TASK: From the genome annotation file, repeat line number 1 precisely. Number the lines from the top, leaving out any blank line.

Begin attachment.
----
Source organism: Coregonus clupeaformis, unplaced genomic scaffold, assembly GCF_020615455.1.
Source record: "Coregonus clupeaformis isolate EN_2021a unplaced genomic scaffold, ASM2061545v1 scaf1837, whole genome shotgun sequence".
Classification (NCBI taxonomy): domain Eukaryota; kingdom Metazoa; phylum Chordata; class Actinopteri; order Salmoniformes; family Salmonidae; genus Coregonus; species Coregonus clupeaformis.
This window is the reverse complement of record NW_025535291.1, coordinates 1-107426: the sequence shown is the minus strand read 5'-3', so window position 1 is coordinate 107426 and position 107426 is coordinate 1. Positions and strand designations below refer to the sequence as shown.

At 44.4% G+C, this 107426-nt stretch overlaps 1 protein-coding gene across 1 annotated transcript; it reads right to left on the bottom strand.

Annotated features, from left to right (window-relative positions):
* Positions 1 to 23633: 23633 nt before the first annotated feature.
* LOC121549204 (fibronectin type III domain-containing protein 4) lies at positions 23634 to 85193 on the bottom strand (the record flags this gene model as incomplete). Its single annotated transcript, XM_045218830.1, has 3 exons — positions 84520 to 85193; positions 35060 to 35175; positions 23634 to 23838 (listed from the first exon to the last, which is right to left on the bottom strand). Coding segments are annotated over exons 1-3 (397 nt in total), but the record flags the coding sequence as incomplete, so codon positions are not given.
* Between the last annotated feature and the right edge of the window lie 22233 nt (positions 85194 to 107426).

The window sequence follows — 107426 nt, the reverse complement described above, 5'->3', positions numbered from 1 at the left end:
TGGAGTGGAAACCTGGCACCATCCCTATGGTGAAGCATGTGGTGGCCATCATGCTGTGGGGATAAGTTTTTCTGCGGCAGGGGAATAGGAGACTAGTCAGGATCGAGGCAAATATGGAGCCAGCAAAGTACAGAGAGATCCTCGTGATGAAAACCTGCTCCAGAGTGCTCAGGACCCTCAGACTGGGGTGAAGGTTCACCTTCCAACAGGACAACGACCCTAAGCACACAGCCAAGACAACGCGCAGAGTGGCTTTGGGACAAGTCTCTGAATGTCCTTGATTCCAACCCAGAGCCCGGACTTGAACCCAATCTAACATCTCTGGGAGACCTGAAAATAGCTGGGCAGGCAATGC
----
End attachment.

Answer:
Source organism: Coregonus clupeaformis, unplaced genomic scaffold, assembly GCF_020615455.1.